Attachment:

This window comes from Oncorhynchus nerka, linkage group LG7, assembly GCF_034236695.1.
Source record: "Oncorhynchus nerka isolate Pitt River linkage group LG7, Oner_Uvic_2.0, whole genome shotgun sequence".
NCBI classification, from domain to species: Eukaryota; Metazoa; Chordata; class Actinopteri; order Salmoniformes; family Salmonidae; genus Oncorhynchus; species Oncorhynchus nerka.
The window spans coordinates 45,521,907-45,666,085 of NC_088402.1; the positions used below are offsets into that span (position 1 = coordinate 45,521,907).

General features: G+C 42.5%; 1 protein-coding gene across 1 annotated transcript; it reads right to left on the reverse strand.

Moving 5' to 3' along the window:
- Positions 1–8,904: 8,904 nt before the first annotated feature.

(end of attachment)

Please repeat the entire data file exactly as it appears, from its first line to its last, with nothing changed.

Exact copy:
This window comes from Oncorhynchus nerka, linkage group LG7, assembly GCF_034236695.1.
Source record: "Oncorhynchus nerka isolate Pitt River linkage group LG7, Oner_Uvic_2.0, whole genome shotgun sequence".
NCBI classification, from domain to species: Eukaryota; Metazoa; Chordata; class Actinopteri; order Salmoniformes; family Salmonidae; genus Oncorhynchus; species Oncorhynchus nerka.
The window spans coordinates 45,521,907-45,666,085 of NC_088402.1; the positions used below are offsets into that span (position 1 = coordinate 45,521,907).

General features: G+C 42.5%; 1 protein-coding gene across 1 annotated transcript; it reads right to left on the reverse strand.

Moving 5' to 3' along the window:
- Positions 1–8,904: 8,904 nt before the first annotated feature.